How to make the most of feedback

How do you make the most of feedback? – discuss further with the people who gave it to you. We have writing recently about how closing the loop is the most scary but also most valuable part of understanding feedback. Going back to the people who gave you the feedback should not be an optional extra but, we believe, an essential part of the process. It enables you to make sense of the feedback you received and also ensures that your constituents (or whoever provided the feedback) know they are being heard. It is a great way to build relationships, get more information and co-create ways to improve.

For many of our clients the process of feedback has historically been purely extractive, focusing on the collecting of information; send out a survey and receive the results, analyze them in house and perhaps take action because of what you learnt. But surveys are inherently insufficient, and more is needed as discussed by our CEO here. Closing the loop demands a dialogue around the results, it involves sharing what you heard even if it wasn’t all that positive, and it requires you to be receptive to learning more.

Once you have done the initial analysis of the results and perhaps have some ideas of how you can respond to the issues raised – closing the loop is a great way to crowd source other solutions and get your constituents to explain more about why they gave certain feedback. It doesn’t have to be a lengthy, expensive or particularly time consuming practice but it does require a certain humility and the willingness to enter into real conversations with those whose views are key.

A few suggestions of how you can close the loop:

  • Hold an event or a party for your clients/service users. Staff share the results of the feedback through informal conversations and demonstrate a willingness to hear more.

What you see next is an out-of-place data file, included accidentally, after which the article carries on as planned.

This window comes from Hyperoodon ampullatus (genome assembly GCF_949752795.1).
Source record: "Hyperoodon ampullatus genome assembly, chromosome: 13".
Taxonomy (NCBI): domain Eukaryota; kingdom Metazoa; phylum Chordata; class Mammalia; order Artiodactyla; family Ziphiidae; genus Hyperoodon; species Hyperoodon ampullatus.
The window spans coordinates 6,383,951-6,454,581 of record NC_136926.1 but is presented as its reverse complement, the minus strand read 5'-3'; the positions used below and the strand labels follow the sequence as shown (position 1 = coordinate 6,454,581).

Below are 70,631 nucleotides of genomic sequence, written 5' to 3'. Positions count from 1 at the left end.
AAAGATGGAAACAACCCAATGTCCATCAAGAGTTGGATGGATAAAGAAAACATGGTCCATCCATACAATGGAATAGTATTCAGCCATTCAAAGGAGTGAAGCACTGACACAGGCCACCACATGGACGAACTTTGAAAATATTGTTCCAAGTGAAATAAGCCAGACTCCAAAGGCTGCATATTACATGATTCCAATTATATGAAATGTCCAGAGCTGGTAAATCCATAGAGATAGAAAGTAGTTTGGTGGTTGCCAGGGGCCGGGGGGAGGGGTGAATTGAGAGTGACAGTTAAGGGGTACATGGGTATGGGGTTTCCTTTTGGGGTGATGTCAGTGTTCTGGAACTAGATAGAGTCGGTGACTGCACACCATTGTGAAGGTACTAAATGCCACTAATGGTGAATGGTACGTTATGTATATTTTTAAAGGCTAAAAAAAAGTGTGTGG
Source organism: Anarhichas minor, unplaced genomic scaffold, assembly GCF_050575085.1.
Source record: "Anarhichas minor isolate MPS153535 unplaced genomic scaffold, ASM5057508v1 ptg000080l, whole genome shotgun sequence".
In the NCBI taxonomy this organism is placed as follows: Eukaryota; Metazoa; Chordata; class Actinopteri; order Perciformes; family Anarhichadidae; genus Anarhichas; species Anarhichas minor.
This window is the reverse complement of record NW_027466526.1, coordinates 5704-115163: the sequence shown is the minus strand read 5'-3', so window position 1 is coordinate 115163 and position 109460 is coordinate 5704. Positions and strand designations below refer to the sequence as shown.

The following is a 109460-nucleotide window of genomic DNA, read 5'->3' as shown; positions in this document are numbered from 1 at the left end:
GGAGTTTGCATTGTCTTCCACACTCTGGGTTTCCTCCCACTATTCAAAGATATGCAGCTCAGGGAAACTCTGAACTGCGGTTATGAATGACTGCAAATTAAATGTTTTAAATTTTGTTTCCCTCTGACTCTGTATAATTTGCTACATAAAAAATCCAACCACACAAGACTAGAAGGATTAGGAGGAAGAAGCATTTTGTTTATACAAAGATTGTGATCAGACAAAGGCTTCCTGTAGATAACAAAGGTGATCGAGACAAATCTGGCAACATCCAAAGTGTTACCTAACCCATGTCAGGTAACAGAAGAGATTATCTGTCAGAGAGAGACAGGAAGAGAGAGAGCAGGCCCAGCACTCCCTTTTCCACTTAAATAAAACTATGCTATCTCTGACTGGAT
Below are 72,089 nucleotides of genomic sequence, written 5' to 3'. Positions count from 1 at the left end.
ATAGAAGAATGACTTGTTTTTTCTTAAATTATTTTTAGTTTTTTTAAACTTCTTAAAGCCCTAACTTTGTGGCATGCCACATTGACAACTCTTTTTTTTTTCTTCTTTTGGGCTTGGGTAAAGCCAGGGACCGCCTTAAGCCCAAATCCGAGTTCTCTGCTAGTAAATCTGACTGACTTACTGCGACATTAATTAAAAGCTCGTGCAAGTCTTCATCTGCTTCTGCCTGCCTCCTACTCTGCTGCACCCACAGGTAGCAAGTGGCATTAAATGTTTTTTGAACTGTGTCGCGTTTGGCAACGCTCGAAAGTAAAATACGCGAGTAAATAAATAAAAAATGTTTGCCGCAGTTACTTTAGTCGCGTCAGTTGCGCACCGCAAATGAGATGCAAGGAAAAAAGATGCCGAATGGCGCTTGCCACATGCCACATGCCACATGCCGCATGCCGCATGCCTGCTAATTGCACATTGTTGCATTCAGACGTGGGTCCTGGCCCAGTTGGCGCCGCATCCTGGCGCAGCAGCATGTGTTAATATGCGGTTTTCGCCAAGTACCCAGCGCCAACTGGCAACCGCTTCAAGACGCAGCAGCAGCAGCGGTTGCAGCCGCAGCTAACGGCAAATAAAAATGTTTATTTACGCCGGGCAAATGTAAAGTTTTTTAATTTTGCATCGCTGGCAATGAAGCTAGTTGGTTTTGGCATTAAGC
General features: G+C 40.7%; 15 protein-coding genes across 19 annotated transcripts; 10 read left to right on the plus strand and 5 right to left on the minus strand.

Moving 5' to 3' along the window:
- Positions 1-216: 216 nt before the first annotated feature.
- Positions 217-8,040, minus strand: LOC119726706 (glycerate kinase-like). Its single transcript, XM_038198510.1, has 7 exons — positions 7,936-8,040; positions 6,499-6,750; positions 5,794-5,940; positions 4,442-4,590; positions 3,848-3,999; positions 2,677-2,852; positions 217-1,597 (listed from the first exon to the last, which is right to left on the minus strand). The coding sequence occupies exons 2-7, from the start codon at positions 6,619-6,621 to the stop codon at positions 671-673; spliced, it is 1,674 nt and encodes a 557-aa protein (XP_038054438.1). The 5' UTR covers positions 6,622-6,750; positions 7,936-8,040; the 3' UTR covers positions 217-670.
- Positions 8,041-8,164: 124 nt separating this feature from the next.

• Post a blog or send out a newsletter sharing the results of the survey with the people who gave you feedback (or a wider group) asking for comments/responses via email.
  • Put up posters where the people who gave you feedback will see them. Provide pens/post it notes and ask for people to add further explanations.
  • Invite some of the people who gave you feedback to participate in a focus group as our client LIFT does. Share the results of the survey visually on posters/a presentation and ask for further information.

These opportunities for further conversation are an excellent way to manage expectations – there are things you are unable to change and helping your constituents or stakeholders understand what is, and isn’t, possible builds trust. In doing so, you may just come up with new solutions to the problem.

Read more on the dialogue stage of the feedback process from our friends at Feedback Labs in their Feedback Fundamentals series.

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